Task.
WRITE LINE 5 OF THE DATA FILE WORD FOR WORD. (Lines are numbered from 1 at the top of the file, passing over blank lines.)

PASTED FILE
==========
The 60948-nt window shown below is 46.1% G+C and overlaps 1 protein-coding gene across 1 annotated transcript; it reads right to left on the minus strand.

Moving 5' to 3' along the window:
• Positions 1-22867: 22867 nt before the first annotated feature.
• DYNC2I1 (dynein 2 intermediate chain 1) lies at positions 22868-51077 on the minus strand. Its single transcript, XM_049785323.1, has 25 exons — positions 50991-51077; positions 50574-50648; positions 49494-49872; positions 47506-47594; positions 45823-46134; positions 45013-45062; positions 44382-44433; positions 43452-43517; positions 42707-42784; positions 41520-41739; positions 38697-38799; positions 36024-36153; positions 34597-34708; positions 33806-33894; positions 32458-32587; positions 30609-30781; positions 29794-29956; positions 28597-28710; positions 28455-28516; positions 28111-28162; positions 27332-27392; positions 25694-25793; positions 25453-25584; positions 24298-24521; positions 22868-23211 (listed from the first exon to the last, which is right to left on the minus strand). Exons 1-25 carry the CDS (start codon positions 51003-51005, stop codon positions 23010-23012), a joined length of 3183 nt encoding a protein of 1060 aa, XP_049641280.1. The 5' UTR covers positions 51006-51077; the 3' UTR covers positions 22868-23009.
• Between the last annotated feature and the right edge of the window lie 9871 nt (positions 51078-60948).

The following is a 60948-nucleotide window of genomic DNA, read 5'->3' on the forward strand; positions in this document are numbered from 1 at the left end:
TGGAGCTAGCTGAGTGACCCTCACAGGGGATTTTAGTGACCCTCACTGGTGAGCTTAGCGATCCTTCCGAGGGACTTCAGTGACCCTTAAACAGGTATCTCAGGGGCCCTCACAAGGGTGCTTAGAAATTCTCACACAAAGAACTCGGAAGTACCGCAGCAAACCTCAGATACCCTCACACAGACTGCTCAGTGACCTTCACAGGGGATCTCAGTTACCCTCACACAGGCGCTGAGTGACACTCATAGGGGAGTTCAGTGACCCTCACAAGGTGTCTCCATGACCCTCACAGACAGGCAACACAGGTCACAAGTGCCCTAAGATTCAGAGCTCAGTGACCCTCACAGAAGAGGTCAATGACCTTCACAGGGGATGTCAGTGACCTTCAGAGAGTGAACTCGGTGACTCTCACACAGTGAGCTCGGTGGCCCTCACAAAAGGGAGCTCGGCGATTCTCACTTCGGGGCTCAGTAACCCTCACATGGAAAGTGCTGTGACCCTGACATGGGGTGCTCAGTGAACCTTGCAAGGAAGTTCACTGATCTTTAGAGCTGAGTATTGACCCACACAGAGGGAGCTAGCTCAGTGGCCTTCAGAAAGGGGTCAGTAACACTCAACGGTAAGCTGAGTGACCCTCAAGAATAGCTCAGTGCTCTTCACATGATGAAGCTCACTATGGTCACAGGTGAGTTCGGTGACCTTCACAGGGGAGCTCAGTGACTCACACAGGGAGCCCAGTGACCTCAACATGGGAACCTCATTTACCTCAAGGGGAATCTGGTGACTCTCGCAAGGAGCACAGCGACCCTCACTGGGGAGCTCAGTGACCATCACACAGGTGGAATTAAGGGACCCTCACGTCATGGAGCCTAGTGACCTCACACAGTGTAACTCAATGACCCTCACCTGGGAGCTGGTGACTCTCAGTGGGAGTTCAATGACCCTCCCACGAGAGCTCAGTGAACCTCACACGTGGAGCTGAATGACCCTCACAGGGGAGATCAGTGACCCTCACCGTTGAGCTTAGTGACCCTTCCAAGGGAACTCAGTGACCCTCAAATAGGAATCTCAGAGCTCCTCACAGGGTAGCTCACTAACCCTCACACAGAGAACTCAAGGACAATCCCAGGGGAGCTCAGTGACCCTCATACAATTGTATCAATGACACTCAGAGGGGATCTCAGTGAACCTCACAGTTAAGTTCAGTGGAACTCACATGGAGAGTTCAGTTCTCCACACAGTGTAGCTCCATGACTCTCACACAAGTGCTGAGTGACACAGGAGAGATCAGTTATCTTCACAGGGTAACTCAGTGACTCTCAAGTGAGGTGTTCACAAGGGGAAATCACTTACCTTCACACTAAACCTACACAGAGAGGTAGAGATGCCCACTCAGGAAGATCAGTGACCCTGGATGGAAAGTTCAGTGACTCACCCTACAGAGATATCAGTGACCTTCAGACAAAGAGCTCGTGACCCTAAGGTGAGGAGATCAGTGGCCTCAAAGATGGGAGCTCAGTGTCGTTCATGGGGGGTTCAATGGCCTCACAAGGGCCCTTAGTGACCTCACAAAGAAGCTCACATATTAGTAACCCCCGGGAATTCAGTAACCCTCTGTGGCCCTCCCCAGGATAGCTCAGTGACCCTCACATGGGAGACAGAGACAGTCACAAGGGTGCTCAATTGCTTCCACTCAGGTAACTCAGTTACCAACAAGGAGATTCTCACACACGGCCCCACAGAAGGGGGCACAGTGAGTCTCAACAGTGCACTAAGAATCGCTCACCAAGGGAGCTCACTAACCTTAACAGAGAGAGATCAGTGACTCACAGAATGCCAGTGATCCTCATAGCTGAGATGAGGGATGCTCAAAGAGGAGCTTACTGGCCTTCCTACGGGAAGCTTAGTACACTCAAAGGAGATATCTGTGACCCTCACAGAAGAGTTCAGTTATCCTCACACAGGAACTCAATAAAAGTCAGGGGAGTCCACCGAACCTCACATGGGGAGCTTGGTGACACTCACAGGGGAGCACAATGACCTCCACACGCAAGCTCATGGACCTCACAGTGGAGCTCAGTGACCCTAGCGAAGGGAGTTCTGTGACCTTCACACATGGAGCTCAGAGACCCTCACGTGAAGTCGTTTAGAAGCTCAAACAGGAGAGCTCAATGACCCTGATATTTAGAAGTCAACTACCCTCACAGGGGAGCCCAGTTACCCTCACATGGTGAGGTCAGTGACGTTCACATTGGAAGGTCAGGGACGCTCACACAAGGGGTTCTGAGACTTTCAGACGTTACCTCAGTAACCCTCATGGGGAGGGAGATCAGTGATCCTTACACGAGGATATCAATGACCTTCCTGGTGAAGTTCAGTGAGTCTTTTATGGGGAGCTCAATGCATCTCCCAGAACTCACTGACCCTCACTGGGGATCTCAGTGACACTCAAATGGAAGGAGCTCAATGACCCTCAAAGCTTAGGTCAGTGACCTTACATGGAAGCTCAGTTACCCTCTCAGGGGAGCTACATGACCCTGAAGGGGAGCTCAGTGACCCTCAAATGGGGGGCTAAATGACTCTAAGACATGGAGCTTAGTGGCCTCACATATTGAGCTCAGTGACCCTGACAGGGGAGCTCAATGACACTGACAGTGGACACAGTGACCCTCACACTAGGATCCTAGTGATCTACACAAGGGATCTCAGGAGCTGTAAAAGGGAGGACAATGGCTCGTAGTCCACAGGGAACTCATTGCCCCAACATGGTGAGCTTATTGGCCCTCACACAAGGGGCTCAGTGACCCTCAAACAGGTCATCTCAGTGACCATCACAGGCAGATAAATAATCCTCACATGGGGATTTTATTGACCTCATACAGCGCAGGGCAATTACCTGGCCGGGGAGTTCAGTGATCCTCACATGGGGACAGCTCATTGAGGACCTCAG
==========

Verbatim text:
• Between the last annotated feature and the right edge of the window lie 9871 nt (positions 51078-60948).